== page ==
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Eighteen years after his first exhibition at our gallery and five years after his death, we pay tribute to Ian Hamilton Finlay. An artist, poet and visionary philosopher, he started with concrete poetry and developed his own method, full of quotations, and gave concrete form to phrases and literary compositions by creating cards, books, prints, engravings on stone or wood, and installations.

His main work was undoubtedly his garden Little Sparta at Stonypath, which contains about 270 works of art. He started building it in 1966 when he moved with his family to a desolate, barren part of the foothills of the Scottish Pentlands, renaming the area Little Sparta (a dig at Edinburgh, dubbed the Athens of the North) and transforming it into what is now one of the most famous gardens in Great Britain.

Selected from Ian Hamilton Finlay’s estate, the works are associated with well-known themes such as the interplay between nature and culture, pastoral imagery, the sea, the French Revolution, and classicism and neo-classicism.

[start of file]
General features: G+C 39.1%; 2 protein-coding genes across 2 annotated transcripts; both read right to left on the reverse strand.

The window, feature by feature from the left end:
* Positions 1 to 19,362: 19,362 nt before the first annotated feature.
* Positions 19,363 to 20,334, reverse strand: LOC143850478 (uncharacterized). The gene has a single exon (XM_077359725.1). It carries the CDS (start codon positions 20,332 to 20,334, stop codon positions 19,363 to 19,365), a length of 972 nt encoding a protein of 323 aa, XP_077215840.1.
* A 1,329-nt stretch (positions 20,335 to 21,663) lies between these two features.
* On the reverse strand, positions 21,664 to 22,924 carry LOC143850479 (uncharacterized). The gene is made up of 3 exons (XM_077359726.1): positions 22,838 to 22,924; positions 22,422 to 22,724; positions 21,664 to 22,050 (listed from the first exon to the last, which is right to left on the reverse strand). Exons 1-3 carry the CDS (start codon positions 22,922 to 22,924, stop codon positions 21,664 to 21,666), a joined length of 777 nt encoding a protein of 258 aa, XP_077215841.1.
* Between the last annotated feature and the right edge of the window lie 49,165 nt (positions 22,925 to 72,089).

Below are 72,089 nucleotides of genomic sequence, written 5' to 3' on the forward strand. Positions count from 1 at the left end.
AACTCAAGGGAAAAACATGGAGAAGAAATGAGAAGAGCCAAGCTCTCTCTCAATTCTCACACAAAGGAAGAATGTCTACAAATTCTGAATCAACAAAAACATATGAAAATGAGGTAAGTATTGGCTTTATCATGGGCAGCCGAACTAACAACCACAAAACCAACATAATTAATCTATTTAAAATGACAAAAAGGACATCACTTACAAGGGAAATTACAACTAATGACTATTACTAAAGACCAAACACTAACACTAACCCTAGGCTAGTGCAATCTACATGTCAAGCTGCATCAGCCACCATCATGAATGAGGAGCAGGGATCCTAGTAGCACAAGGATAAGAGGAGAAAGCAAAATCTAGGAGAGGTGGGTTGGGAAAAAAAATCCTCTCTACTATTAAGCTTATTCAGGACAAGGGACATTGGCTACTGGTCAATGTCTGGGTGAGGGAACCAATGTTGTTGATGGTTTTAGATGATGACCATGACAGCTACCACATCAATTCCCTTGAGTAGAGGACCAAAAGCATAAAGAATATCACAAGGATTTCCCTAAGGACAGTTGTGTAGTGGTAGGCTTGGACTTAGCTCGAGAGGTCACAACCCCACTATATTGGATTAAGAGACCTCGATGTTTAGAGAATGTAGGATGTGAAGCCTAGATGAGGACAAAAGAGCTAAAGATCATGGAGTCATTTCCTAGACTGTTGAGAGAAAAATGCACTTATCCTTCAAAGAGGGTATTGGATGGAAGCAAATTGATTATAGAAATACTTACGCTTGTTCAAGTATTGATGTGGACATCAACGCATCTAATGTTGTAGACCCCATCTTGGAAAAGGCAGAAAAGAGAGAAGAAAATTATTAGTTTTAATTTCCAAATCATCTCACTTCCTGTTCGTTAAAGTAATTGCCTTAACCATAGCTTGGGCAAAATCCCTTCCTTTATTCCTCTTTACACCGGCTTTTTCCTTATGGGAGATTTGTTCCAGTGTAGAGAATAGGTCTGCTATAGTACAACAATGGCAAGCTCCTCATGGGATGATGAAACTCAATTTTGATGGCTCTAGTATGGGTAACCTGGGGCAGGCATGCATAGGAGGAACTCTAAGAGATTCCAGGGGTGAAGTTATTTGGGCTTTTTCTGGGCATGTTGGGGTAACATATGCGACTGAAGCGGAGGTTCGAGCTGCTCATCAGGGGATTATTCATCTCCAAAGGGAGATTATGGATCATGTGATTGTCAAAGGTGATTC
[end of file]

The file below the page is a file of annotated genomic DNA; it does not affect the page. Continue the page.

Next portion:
His beloved nature features in such works as Figleaf, a 1992 plaster cast with fig leaves in relief; Arbor Felice–Arbor Philhellene and The Birch Tree Recalls You O Philhellenes, ceramic tree-plaques reminiscent of classical philosophy. Man a Passerby is a milestone that reflects on man’s condition and his transitory being. On the walls are four Mean Terms. Finlay defined a mean term as “a mathematical concept meaning a term which stands mid-way between two others”. He uses the concept metaphorically, as in his work Sackcloth: “Sackcloth was worn by the Saints and Martyrs and is a sort of emblem of penitence, or of aspiration, of the earthly towards the heavenly”.

Allusions to sailing and the sea can be found in Drift (Mist) Net, a carved wooden bench; in  Sails, four chairs evoking the Galway Hooker, the traditional fishing boat used off the Irish coast with a specially-shaped ensign; and in Hirondelle / PL192378/VENT D’SU/CN273998, a slate slab created in 1996 depicting boat names and their registration numbers.

Lastly, L’Idylle des Cerises is a work comprising four lead fruit-baskets based on Jean­-Jacques Rousseau’s 4th Book of the Confessions: “I climbed into a cherry tree, and threw bunches of cherries down to the girls, who then returned the cherry-stones through the branches. Seeing one of the girls holding out her apron and tilting her head, I took such good aim that I dropped a bunch into her bosom. ‘Why are my lips not cherries?’ I thought. ‘How gladly would I throw them there too!’”